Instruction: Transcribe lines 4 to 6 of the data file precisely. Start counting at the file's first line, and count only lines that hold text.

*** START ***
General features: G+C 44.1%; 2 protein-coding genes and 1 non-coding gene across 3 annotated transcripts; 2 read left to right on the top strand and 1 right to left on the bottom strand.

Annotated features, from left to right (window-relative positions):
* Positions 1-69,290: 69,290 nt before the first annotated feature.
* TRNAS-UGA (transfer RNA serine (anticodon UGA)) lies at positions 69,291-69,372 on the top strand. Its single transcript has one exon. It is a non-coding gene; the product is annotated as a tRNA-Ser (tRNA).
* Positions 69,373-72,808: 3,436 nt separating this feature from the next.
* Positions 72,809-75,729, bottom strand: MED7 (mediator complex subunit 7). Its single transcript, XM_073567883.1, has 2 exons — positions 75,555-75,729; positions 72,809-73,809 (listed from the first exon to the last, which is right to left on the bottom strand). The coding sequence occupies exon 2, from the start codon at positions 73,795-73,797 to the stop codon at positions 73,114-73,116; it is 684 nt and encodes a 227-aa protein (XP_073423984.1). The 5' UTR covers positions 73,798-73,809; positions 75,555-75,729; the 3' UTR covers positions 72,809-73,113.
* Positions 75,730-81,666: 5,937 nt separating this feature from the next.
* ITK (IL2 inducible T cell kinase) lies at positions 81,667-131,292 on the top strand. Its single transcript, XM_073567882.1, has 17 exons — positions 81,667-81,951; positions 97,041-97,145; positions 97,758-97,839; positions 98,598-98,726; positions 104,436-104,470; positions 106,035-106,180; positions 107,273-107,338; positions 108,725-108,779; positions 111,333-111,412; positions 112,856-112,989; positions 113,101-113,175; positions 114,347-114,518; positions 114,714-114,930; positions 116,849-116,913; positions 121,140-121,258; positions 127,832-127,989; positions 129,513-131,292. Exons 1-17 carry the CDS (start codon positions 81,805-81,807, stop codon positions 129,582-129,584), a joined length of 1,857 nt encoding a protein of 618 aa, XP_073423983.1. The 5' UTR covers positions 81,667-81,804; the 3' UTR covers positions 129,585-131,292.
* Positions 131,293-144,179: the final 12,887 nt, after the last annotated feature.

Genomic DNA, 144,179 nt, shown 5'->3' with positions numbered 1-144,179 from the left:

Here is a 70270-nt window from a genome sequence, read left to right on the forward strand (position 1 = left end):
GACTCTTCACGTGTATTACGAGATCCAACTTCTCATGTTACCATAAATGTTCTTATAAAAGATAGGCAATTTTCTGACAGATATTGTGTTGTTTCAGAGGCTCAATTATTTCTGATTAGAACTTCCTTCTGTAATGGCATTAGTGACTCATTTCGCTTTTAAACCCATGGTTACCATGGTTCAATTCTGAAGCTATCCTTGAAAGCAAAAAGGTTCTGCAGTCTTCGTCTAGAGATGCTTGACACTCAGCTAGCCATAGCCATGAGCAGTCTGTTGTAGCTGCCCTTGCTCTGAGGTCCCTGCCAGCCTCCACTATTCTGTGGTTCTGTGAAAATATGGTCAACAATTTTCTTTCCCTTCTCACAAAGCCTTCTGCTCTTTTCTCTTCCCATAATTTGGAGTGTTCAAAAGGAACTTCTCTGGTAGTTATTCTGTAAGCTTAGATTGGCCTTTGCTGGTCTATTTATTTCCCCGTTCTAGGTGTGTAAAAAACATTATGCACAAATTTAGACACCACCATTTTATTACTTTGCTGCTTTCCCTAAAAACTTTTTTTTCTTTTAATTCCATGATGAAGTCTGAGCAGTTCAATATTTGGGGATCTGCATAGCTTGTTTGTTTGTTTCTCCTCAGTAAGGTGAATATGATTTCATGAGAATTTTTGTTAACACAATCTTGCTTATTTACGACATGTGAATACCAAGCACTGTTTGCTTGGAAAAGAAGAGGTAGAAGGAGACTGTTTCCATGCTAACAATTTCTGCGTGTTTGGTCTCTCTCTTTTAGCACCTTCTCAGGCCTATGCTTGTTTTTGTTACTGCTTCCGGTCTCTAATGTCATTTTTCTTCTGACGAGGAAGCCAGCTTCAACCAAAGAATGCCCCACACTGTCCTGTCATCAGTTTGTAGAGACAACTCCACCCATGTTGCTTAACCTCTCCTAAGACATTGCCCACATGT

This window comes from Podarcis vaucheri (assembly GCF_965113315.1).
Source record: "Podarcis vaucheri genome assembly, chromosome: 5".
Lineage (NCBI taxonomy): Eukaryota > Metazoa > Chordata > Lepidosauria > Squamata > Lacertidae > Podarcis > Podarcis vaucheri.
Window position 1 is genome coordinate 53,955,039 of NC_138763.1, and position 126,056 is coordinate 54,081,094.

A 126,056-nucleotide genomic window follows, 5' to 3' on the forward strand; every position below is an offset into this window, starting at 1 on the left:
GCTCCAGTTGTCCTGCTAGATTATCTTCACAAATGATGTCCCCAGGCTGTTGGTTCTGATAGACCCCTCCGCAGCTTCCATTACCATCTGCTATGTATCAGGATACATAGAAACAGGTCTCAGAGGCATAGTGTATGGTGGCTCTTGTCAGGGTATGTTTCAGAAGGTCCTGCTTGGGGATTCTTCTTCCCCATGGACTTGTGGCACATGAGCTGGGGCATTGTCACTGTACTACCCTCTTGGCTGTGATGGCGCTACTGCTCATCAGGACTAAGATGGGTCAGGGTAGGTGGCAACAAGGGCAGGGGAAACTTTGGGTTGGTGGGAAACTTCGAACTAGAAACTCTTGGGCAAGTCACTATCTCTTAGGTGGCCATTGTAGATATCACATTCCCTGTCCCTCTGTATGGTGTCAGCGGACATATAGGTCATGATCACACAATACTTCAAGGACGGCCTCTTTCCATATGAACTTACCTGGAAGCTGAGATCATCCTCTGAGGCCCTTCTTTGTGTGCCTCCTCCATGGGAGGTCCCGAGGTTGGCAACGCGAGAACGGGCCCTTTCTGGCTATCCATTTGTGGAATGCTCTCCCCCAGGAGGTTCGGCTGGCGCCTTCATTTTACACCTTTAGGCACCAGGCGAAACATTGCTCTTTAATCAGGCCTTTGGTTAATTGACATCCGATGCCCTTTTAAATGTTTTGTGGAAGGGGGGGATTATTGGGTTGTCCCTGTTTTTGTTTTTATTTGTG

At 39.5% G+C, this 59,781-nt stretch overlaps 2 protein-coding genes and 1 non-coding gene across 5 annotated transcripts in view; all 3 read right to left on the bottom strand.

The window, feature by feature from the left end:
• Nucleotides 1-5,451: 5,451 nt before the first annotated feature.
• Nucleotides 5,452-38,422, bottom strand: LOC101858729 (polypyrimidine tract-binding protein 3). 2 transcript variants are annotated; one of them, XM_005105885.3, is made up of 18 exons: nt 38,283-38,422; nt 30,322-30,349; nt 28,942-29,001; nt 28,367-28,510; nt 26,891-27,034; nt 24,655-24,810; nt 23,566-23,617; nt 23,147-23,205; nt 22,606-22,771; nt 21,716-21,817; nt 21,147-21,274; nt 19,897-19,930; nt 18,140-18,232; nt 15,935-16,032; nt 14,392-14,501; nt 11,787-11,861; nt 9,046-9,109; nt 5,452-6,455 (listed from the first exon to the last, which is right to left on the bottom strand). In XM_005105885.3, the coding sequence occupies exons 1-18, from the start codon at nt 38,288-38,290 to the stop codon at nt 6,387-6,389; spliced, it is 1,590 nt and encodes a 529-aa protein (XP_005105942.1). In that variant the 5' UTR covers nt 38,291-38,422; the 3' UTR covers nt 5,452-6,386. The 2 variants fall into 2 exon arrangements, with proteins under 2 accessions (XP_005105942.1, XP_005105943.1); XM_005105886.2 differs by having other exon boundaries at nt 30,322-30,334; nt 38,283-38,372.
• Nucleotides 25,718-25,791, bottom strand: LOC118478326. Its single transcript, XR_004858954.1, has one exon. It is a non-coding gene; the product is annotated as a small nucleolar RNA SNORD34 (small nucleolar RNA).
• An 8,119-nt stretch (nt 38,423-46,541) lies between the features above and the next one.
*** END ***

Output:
* TRNAS-UGA (transfer RNA serine (anticodon UGA)) lies at positions 69,291-69,372 on the top strand. Its single transcript has one exon. It is a non-coding gene; the product is annotated as a tRNA-Ser (tRNA).
* Positions 69,373-72,808: 3,436 nt separating this feature from the next.
* Positions 72,809-75,729, bottom strand: MED7 (mediator complex subunit 7). Its single transcript, XM_073567883.1, has 2 exons — positions 75,555-75,729; positions 72,809-73,809 (listed from the first exon to the last, which is right to left on the bottom strand). The coding sequence occupies exon 2, from the start codon at positions 73,795-73,797 to the stop codon at positions 73,114-73,116; it is 684 nt and encodes a 227-aa protein (XP_073423984.1). The 5' UTR covers positions 73,798-73,809; positions 75,555-75,729; the 3' UTR covers positions 72,809-73,113.